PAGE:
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SALT Shaker!

10 Feb

The gospel is an excerpt from Jesus’ infamous ‘Sermon on the Mount’.

Jesus speaks of being a light, which is the emphasized imagery of this Time after the Epiphany that perhaps you have grown weary of hearing…
Well, pause and take a deep breath.

I am not talking about the light, instead the SALT.

Jesus tells the gathered crowd to be the salt of the earth,
but what does that mean?

I am intrigued at times about how language changes throughout the decades, not to mention the centuries and the millennia. For example:

If someone is ‘salty’, they are upset of bitter about something minor.
But, does Jesus want us to be bitter about insignificant things?
I don’t think so.

Or reflecting on my Western States Youth Gathering adventure with a friend from church, I can not help but recall ‘salt’. We noted youth, sorry ladies but primarily female youth, who were sweet as sugar when chaperone eyes were watching but behaving inappropriately and vindictively when those eyes were not. We nicknamed them ‘salt’, because although appearing to be sugar, they were something different. We might say they wore a mask, were two-faced, or the popular and often deserved criticism of Christians as being hypocrites.
But, does Jesus want us to be two-faced, hypocrites? I doubt it.

So, lets talk about salt itself for a moment.

Salt, especially in the ancient world, was precious. 
At times, it we worth more than precious metals and gems, including gold.

Salt is not only precious, but it is a preservative. 
Salt preserved food, especially meat, in order that it would remain ‘good’ longer.
Salt permitted food to serve the purpose of providing energy and strength longer.

Salt is not only a precious preservative, but it also improves or enhances. 

  • If you are uncommon and struggle with low blood pressure (like me), salt will improve your blood pressure level by rising it to a healthy, safe level.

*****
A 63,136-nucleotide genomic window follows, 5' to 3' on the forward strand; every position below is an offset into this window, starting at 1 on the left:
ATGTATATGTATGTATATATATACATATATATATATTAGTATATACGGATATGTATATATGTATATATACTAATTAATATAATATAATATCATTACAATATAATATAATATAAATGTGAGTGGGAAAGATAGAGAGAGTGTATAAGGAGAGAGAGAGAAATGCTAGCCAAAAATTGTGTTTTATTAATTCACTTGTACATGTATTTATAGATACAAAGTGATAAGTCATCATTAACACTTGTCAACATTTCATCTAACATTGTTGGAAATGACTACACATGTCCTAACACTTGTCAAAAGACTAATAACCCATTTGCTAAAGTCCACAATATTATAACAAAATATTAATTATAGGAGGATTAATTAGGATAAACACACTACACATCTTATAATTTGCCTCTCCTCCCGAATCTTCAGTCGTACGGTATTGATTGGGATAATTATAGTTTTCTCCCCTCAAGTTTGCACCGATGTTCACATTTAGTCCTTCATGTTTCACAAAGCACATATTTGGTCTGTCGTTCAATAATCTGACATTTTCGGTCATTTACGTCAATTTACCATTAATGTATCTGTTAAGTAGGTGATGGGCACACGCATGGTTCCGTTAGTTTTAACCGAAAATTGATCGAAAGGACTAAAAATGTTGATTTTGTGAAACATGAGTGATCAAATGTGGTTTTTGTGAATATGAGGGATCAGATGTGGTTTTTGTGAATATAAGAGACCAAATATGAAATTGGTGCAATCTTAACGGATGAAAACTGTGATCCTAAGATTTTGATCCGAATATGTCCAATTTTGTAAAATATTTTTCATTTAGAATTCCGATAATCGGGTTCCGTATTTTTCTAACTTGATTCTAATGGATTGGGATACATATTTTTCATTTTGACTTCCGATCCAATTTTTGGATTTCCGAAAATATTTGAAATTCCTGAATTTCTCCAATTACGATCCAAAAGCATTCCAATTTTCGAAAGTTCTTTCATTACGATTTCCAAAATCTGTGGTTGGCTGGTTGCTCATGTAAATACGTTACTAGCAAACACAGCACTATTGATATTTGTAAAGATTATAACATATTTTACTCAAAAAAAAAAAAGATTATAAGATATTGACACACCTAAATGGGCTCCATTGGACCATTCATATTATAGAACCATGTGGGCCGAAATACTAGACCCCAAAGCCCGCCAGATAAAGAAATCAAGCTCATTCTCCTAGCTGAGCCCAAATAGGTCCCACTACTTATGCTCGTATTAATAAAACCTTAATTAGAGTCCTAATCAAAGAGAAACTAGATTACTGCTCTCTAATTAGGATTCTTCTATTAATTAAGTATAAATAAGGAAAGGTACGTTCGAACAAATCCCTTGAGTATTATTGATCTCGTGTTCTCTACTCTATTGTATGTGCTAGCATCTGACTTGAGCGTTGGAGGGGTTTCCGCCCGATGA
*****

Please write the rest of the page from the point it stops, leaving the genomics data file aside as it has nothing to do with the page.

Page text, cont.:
(Hence, I always have a salty snack in my purse.)
  • If you have the more common, high blood pressure, you should refrain from over-indulging in salt.

BUT, whether you have low, normal, or high blood pressure, we can agree that salt improves/enhances flavor. This is the reason you cannot find unsalted chips, pretzels, popcorn, etc. Trust me, I tried (for the Time with Our Young).

SO, when Jesus told us to be the salt of the earth…

  1. Jesus is telling us we are ALL precious. 
    All people, all creatures, all creation are precious and entitled to respect and dignity, because ALL are precious in God’s eyes even if we look, talk, act, think, believe, or love differently than one another.
  2. Jesus is telling us to preserve HIS mission and the Kingdom of God
    that is here, near, and not yet fulfilled.
    Jesus’ mission was a continuation within the prophetic tradition, which as our Isaiah scripture reminded us, is that God does not desire our sacrifices, burnt offerings, or fasts that allow us to stand proud saying “look at how good I am”. God desires that we feed the hungry, cloth the naked, shelter the poor, and break the bondage of injustice and oppression. Jesus commissioned us to continue HIS life, ministry, and mission through our baptismal commitments to seek justice, to act with compassion and mercy, and to love and serve all but especially the vulnerable. This is the mission that Jesus called us. This is the mission we are called to preserve.
  3. Jesus is telling us to improve and enhance. 
    Martin Luther taught and wrote that we are to drown, to kill, and to die to the old “Adam” (self) each day in our baptismal waters, in order to be raised, resurrected with Christ anew, improved, and drawn further and further into the one God has, is, and will continue to call us to be. Yet, each morning we awake to find the old “Adam” alive and swimming again, thus this process does not end until the moment of our death.This is not simply “self-help”. We are called to not only improve ourselves, but to enhance the entire world through the mission and baptismal commitment to seeking liberation and justice, acting with compassion and mercy, loving and serving all, but especially the vulnerable, not only within these walls but in our community and throughout the entire creation!

This requires more than one little salt shaker!
It requires a whole collection of salt shakers!!!

May we be precious salt shakers, who preserve Christ’s mission
and the Kingdom that is here, near, and not yet fulfilled!

May we be precious salt shakers,
who improve and enhance ourselves, the world, and entire creation daily.
Amen.

Scriptures were Isaiah 58: 1-12; Psalm 112: 1-10; and Matthew 5: 13-20.
Originally preached on 9 Feb. 2020 at Trinity Lutheran (Union City, IN).
 
1 Comment

Posted by on February 10, 2020 in Sermons

 

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One response to “SALT Shaker!

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